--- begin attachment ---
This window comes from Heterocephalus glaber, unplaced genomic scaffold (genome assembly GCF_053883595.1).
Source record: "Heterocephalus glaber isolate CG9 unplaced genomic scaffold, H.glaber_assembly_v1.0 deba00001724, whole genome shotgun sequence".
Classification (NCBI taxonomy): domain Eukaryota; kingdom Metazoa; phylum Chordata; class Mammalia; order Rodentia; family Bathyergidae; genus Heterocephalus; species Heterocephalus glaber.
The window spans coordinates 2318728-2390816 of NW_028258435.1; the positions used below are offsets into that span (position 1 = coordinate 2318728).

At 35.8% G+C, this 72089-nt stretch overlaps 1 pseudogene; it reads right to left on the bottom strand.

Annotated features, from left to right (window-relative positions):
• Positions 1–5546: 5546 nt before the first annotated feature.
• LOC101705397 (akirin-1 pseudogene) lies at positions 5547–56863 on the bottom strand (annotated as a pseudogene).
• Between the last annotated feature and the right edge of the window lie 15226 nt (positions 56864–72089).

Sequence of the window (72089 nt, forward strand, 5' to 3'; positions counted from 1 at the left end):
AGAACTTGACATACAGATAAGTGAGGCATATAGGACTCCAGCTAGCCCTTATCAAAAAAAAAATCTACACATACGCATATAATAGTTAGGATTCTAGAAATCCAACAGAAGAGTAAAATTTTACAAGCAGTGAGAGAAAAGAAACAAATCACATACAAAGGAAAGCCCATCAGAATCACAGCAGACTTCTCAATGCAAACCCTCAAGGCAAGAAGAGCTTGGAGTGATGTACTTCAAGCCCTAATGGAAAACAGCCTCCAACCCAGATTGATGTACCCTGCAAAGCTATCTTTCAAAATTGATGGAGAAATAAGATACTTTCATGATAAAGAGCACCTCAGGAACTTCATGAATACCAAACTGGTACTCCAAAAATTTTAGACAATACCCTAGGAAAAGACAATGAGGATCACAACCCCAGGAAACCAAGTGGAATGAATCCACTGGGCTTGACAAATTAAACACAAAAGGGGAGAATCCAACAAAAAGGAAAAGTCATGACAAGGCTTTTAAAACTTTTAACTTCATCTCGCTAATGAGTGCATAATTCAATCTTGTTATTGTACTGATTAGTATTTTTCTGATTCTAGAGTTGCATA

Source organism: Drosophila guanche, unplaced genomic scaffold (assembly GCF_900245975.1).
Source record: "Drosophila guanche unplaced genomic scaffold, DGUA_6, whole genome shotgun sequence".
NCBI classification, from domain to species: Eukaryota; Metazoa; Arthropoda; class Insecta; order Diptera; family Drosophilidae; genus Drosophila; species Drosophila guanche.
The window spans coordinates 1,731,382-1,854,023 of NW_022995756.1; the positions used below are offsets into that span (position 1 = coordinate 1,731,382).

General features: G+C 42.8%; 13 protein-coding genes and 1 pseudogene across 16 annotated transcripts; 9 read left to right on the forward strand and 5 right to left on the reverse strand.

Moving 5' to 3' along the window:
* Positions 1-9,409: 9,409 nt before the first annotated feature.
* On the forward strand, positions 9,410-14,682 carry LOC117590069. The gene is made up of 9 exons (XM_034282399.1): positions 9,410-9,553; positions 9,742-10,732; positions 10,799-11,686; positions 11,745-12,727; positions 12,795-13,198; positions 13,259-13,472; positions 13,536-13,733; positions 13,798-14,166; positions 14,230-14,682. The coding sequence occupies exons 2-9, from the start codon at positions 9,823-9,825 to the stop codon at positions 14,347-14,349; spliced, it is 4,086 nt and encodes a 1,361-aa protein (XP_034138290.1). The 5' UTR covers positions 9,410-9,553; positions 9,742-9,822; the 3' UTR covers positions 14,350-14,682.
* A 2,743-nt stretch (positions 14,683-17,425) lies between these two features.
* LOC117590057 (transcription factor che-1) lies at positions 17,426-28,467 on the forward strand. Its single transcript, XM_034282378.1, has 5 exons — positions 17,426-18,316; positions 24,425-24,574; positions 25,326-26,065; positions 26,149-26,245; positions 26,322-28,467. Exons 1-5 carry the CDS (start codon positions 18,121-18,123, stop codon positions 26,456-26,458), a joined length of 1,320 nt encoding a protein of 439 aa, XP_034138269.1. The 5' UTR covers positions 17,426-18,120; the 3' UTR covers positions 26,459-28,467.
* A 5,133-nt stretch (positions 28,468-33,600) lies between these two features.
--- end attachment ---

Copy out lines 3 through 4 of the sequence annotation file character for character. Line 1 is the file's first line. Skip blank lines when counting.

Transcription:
Classification (NCBI taxonomy): domain Eukaryota; kingdom Metazoa; phylum Chordata; class Mammalia; order Rodentia; family Bathyergidae; genus Heterocephalus; species Heterocephalus glaber.
The window spans coordinates 2318728-2390816 of NW_028258435.1; the positions used below are offsets into that span (position 1 = coordinate 2318728).